1300 768 019
Like Us on Facebook
Shopping cart is empty.

Twitter Feed

Work Health and Safety Blog

There's so much happening in the world of health & safety. Changes in legislation and requirements, changes in best practice, changes in ... you name it. Here's my take on making it simple. Simply Genius WHS - stop guessing... manage with confidence.

Your best bet or business best practice to avoid WHS prosecution

Maralyn Kastel - Monday, August 05, 2013

The first step is to make sure you are aware of your duties and obligations under the WHS Act and the WHS Regulations.

If you are a PCBU, either as an individual, a partnership, a corporation or unincorporated associations, then the duties placed on the PCBU include:

  • eliminating the risks to health and safety to workers and others (includes volunteers, contractors etc), so far as is reasonably practicable and
  • if it is not possible to eliminate the risks, then putting in place risk controls to minimise those risks as far as is reasonable practicable.

This means doing everything that is reasonable practicable in all the following areas:

  1. Work environment: specifically job sites, work tasks, managing risks to health and safety, such as noise, falls, electrocution, bullying etc
  2. Plant and structures: making sure that plant used by workers is safe and that all structures and plant are without risks to the health and safety of persons who operate plant or access structures (eg scaffolds, water tanks etc)
  3. Safe systems of work: all-encompassing area covering all aspects of work and the work environment, such as safe work method statements, operating procedures, etc
  4. Use, handling and storage of plant, structures and substances: the safety of workplace fixtures and fittings, plant and structures including design, manufacture, importing or supply of plant, structures or substances
  5. Information, training, instruction and supervision: providing WHS information about hazards and risks to workers; training and instruction of workers on how to do their jobs safely and providing appropriate and competent supervision of workers.

Quite simply to prove your compliance, you must be able to demonstrate compliance in the above areas.  This will mean doing everything in a practical manner and providing evidence of that practical compliance with supporting documentation.

This is how it works
If you are an officer of a PCBU you must take reasonable steps to demonstrate due diligence compliance and this means:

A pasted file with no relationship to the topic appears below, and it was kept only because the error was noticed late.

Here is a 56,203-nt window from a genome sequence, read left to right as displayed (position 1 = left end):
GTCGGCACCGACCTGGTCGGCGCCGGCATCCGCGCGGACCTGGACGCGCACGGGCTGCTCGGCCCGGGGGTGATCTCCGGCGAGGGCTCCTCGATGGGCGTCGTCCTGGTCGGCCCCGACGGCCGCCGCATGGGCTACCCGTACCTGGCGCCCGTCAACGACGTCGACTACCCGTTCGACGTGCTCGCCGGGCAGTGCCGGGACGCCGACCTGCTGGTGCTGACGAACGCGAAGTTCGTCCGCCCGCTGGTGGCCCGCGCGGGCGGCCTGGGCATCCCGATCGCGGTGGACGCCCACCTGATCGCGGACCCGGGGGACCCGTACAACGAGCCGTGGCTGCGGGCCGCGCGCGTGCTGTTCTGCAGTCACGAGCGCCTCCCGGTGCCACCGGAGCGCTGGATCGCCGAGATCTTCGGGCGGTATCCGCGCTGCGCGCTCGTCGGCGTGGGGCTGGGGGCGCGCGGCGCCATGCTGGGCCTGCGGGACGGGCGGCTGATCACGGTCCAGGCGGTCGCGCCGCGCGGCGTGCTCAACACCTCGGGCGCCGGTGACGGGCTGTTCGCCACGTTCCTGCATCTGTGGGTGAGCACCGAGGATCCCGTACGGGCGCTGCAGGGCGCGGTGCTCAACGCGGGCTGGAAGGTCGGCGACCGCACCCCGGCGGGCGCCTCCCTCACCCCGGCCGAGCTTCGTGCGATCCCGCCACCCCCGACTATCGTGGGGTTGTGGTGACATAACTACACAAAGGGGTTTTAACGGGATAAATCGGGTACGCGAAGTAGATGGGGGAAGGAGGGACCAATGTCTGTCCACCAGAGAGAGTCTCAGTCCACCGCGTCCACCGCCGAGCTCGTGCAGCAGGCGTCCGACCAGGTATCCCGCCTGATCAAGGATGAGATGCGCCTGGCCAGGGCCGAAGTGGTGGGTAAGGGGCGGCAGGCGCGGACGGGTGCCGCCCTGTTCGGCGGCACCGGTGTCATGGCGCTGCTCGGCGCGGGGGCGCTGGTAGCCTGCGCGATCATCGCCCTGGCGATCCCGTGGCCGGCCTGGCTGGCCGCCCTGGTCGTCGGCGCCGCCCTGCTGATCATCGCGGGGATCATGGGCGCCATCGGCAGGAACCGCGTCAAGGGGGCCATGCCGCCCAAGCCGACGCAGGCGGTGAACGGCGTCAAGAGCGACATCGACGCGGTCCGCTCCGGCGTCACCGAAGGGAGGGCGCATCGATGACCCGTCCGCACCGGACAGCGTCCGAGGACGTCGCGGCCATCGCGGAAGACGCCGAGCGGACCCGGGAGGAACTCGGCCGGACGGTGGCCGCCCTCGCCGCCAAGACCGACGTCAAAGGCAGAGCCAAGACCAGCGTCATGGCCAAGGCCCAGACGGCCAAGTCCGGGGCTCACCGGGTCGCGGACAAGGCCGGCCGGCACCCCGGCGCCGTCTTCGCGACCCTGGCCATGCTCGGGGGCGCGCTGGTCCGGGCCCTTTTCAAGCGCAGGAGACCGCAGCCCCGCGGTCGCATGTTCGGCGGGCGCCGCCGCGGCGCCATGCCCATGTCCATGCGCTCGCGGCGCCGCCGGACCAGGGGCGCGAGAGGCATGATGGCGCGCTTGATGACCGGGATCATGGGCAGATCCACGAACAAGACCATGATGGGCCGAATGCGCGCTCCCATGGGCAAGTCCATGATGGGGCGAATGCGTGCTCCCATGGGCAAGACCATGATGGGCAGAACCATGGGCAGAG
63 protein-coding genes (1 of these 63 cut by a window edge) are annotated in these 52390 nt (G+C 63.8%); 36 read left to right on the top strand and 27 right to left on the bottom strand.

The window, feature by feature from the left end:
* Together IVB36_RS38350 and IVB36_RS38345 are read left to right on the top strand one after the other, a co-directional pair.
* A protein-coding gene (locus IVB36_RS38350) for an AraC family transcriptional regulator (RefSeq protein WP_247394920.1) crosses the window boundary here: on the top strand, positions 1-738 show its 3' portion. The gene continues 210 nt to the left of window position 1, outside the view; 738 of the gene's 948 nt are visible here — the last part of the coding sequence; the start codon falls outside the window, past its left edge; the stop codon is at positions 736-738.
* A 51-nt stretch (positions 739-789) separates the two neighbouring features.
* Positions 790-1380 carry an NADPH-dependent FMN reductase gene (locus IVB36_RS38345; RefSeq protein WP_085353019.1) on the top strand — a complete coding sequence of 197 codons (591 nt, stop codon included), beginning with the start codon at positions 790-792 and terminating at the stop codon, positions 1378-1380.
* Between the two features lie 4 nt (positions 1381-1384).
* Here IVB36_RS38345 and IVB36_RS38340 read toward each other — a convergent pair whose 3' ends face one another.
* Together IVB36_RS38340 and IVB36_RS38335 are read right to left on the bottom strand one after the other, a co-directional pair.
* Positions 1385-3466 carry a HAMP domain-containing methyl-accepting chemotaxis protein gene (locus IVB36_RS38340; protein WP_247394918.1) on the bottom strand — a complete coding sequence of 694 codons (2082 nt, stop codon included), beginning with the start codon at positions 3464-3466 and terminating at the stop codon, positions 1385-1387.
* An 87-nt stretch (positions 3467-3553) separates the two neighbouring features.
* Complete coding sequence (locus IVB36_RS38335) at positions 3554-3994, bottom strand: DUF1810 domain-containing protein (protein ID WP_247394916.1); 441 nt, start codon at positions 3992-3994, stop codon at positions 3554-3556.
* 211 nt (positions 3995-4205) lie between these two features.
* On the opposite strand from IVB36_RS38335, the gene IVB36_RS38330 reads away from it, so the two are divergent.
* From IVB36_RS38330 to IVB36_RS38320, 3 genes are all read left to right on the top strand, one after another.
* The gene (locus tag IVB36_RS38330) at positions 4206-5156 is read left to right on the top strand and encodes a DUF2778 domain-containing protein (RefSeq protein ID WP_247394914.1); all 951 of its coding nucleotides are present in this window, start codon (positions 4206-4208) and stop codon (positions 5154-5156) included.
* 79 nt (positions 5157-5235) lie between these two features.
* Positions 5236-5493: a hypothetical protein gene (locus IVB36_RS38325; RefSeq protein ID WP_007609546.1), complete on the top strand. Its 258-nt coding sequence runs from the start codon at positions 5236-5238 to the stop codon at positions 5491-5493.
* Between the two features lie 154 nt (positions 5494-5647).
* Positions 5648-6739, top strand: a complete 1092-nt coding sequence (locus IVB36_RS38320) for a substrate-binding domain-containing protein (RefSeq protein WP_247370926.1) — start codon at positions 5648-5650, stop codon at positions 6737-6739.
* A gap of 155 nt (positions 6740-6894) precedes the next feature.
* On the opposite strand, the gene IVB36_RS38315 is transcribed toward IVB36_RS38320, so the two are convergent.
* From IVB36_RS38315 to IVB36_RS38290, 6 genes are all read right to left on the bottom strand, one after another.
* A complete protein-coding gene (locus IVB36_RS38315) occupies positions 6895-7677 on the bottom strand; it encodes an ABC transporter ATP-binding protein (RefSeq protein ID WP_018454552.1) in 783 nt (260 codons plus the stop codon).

1. Get information and keep your knowledge of work health and safety matters up to date – remember ignorance is no defence
  2. Know the nature of the business and understand the hazards and risks associated with the operations of the PCBU
  3. Make sure the PCBU provides appropriate resources (time, money, people) to eliminate or minimise risks to the health and safety of workers
  4. Have in place procedures and processes to receive information that identifies, manages and controls the hazards and risks and incidents. Keep records of actions taken as a result of information received.
  5. Make sure that the PCBU implements processes to comply with the Act
  6. Confirm and verify that the duties outlined are provided for by the PCBU.

The only way to do this
Confirmation and verification of compliance can really only be achieved through documenting the procedures and processes.  This means auditing your system.  It doesn’t have to be an audit conducted by an external body, but it does mean making sure that through your internal processes you have the necessary procedures and resources that are being used……. (no out of date OHS manuals sitting on a shelf!)

The dreaded paperwork
An officer and the PCBU need to be able to provide evidence (as a minimum):

  1. An up to date WHS management system (policy and procedures)
  2. Consultation procedures with worker involvement
  3. Documentation of consultation with workers (Toolbox talks, Minutes of Safety meetings)
  4. Worker training compliance including:
    • Health and safety induction processes (handbook, manual, training)
    • Records of qualifications and training (regular and refresher training)
    • Licences, permits and authorisations to perform the work
  5. Documented systems relating to the work to be conducted by the PCBU including:
    • Risk management processes on identifying hazards, assessing the risk and implementing risk controls; management of accidents, incidents and monitoring of health issues such as noise, etc
    • Safe work method statements and/or standard operating procedures

What this will do for you
If you have the above areas covered, then when an inspector calls either as a result of an accident or a random inspection, you’ll have the necessary evidence to be able to demonstrate that you have complied with your duties and obligations required in the legislation.

How do we know this?
In the last 6 months two of our clients have had serious accidents and the good news is that they were able to provide the WorkCover inspectors with substantive evidence that they were doing everything they could, as far as is responsibly practicable, to comply with the legislation.  In both cases, their evidence was accepted by WorkCover and neither client was subject to prosecution, nor were they issued with an improvement notice.

There were just “accidents”.

Now if you want that confidence to have all the right procedures and process in place and you’re not sure if you’re on the right track, call us and see how we can help.

Trackback Link
Post has no trackbacks.